South Pacific

Falling Off the Map in Fiji

by Annie Biziou van Pol  |  Published February 6, 2015

Miles from the nearest continent with shores sculpted by the hands of the South Pacific, Fiji’s islands are a far-flung oasis of natural beauty and fascinating culture.

Photo: Oli Anderson via Flickr

Photo: Oli Anderson via Flickr

The palms sigh into the wind as a dark, inky mist spills across the sky. The swallows have flown, the butterflies have vanished and Fiji quietly awaits the arrival of a thunderstorm to match The Tempest. The clouds, singed by the heat, tumble and grow, fairy liquid in a washing machine.

Announcing itself to the heavens, the storm omits a growl that echoes across the flat sea, before the clouds release a shower so forceful it might flatten any creature that dare confront it. Rain pummels the undergrowth, falling like cut emeralds through the leaves.

And then, as suddenly as it began, the storm rolls out, leaving in its wake a sunlit land so exquisite, so very surreal, that it might be nothing but a mirage.

Amethyst hummingbirds return to siphon nectar from flowers. The waves creep up the shore, sending tiny crabs scattering amongst fallen coconuts. Even those lanky, spindly palms stretch their leaves back into the rays, shuddering in the warmth. Nature’s behaviour on these faraway islands is unpredictable, sudden and intense. Everything feels wild and unkempt; a haircut long overdue.

Over a thousand years ago, the first South Pacific Islanders used the positioning of the stars, the strength of the breeze and the direction of ocean currents to navigate their canoes from one deserted island to the next. On a world map, Fiji is a smatter of dots, a finger’s width from New Zealand, just shy of New Caledonia. To get here takes plane after plane, a stretch of midnight airports, bleary eyes and watery coffee. But once here, it feels like being let in on a secret, hidden in plain sight.

Of over 300 islands, the two largest are Viti Levu and Vanua Levu, which host the majority of Fiji’s population in modern cities and rural towns. Across the Pacific channels, smaller and more remote islands are still home to communities that cling to their traditions. One afternoon, we clamber out of a canoe and tread through a dense mangrove swamp to a clearing with a cluster of straw-roofed bures. A couple of smiling children clasp our hands and lead us into the central hut. Once within, we sit cross-legged on carpets of pandanus leaves and adjust to the smouldering darkness, handing over our gifts of Kava.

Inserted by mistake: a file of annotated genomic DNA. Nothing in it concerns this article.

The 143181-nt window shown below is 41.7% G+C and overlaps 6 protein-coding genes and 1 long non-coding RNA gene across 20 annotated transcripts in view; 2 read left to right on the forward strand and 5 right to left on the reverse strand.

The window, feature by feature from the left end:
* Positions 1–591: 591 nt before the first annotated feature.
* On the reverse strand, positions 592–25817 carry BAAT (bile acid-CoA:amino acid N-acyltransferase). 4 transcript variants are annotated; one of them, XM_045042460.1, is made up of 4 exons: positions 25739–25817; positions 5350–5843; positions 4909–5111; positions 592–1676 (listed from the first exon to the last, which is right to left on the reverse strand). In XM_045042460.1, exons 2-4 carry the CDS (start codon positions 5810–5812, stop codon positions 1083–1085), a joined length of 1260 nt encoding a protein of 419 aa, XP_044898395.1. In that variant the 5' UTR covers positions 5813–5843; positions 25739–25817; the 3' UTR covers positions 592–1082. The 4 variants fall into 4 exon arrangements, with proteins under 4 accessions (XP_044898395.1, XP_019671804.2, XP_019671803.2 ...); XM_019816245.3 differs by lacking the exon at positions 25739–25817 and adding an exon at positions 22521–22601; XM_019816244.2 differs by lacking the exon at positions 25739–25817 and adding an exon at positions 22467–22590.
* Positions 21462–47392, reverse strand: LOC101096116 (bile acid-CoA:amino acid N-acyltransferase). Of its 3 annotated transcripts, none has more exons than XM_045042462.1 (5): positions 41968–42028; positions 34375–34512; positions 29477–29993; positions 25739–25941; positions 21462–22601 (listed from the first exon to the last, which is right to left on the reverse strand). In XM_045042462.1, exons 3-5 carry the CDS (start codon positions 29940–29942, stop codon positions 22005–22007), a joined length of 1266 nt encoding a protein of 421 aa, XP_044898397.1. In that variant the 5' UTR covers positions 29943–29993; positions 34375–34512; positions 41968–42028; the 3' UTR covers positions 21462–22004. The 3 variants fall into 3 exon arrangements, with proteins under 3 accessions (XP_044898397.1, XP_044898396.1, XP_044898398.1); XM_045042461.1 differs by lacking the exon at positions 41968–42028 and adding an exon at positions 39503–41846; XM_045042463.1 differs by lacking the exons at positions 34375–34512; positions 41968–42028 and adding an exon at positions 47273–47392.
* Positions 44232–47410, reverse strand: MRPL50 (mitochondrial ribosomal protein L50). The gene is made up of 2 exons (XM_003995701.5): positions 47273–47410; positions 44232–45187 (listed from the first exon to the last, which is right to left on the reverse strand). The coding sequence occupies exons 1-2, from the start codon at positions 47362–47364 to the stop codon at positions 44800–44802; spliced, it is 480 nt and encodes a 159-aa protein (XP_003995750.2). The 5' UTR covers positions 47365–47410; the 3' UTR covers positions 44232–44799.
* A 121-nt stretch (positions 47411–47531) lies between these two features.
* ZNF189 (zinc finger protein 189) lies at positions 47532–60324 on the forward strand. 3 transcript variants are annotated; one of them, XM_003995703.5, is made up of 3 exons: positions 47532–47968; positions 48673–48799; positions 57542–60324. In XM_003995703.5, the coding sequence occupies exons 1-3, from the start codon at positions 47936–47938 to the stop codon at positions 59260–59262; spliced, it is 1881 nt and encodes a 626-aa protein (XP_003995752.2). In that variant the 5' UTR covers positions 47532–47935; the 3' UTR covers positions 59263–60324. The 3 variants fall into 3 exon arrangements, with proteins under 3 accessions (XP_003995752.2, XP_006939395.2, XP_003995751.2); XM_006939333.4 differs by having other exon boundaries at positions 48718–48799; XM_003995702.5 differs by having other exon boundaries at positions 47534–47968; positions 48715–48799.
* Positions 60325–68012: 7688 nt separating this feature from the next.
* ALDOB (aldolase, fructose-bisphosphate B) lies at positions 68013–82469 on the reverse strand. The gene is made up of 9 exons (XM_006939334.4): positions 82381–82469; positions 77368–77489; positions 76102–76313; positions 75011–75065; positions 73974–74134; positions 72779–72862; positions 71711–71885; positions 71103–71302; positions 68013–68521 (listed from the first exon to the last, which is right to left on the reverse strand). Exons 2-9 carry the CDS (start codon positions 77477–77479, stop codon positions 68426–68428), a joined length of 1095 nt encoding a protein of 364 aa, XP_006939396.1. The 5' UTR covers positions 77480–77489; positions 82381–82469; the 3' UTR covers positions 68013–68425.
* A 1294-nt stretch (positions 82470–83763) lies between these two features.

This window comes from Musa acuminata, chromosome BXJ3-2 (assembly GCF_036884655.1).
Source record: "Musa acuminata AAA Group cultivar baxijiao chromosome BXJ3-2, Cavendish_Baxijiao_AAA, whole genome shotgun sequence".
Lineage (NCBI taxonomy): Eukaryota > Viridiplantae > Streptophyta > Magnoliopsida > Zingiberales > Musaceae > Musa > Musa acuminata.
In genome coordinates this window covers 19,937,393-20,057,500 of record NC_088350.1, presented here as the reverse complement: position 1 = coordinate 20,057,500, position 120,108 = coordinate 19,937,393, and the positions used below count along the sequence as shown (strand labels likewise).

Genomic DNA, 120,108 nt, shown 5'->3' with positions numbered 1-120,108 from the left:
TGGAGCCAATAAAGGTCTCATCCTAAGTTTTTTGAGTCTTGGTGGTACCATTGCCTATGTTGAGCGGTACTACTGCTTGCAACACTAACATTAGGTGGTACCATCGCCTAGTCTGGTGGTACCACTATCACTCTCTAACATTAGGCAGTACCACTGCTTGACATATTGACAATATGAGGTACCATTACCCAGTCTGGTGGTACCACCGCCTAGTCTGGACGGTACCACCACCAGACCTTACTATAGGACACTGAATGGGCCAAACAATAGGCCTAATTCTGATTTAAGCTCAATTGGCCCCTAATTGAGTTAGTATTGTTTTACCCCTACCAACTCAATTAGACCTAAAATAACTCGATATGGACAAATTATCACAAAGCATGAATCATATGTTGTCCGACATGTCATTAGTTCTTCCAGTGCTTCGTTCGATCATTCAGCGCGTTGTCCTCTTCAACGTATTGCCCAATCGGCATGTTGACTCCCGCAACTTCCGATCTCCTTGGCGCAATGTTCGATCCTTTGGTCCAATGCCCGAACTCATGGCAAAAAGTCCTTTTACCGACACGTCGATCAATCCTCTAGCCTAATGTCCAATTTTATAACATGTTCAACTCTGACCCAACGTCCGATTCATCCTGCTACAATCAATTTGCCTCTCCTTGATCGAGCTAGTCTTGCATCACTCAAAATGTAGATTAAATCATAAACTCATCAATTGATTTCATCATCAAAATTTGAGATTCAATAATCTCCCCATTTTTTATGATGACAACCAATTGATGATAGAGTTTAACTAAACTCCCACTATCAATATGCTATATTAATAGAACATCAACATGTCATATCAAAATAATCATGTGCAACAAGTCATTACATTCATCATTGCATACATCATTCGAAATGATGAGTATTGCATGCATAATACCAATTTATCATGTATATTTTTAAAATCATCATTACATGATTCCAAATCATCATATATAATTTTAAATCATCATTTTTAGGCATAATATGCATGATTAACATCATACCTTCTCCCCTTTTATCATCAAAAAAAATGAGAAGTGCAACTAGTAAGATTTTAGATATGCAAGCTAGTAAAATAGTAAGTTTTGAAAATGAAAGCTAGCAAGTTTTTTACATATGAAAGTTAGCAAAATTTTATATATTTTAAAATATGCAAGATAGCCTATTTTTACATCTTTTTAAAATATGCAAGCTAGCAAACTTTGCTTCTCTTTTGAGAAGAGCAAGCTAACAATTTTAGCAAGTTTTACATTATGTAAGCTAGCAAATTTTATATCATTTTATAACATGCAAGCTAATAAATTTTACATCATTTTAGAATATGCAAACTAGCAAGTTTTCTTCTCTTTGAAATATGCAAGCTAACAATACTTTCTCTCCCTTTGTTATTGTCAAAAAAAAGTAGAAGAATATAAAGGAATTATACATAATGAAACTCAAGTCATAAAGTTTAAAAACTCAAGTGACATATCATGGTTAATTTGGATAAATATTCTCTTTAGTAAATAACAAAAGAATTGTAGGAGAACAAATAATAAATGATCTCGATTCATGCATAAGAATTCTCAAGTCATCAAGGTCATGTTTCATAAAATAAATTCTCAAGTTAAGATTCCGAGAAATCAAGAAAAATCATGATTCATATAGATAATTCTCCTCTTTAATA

Kava is used as a ceremonial means of bringing two groups of people together; it is customary to bring it as a gift when visiting a Fijian village. The dried roots are crushed to a powder and muddled with water, served in a deep wooden tanoa. The first sip is always offered to the eldest in the group, and the ceremony concludes with traditional dancing and laughter.

We emerge from the darkness and into daylight, shaded by lofty vesi trees and casuarina pines. The men chant, stamping bare feet into the floor, while the women sway their coloured sulus and giggle into their hands. As with many of Fiji’s riutals, it’s a laid-back affair punctuated with singing and story-telling..

Later, we walk an endless slither of beach at high tide. Frosted waves clutch at my ankles and the sand gives way, soft as flour between my toes. We submerge beneath the aquamarine surface to watch pygmy seahorses shiver in the current, tails twizzled about blades of seagrass. We float over the reef, searching for miniscule shells molded into intricate castles, mother of pearl, a fort of coral.

Fiji is a sanctuary for marine life, earning its name as ‘soft coral capital of the world’ with one of the most intricate underwater ecosystems. Of all the dives in the world, Fiji’s shark dive is said to be one of the most astounding, taking bold divers to watch natives hand-feed mammoth tiger and bull sharks in the murky depths. Numerous protected sites span across over 4,000 square miles of reef, home to endangered species of turtle, majestic manta rays and whales.

By the time we crawl onto the quiet beach, crinkled fingertips and hair thick with salt, the sun has begun to set. A couple of button-eyed geckos skitter past fallen frangipani flowers into the bush. Fruit bats swoop and swirl before a pastel landscape of gossamer clouds and a toothpaste white moon. In the very distance, where waves break over the reef, dolphins leap and twist in the spray.

All too soon, I find myself back at the airport, desperately hunting through a giftshop, sifting through garish souvenirs; sunglobes, grass skirts, chunky conch shells. I want to bring something of this land home, but it feels wrong to take something so tangible. I chance upon a room mist by local manufacturer Pure Fiji, a traditional blend of wildcrafted island ingredients: virgin coconut oil, sugarcane, passionflower. It smells like Fiji after the rain. That’s enough to remind me, on a sombre day in the city, that somewhere in the world there is such a place.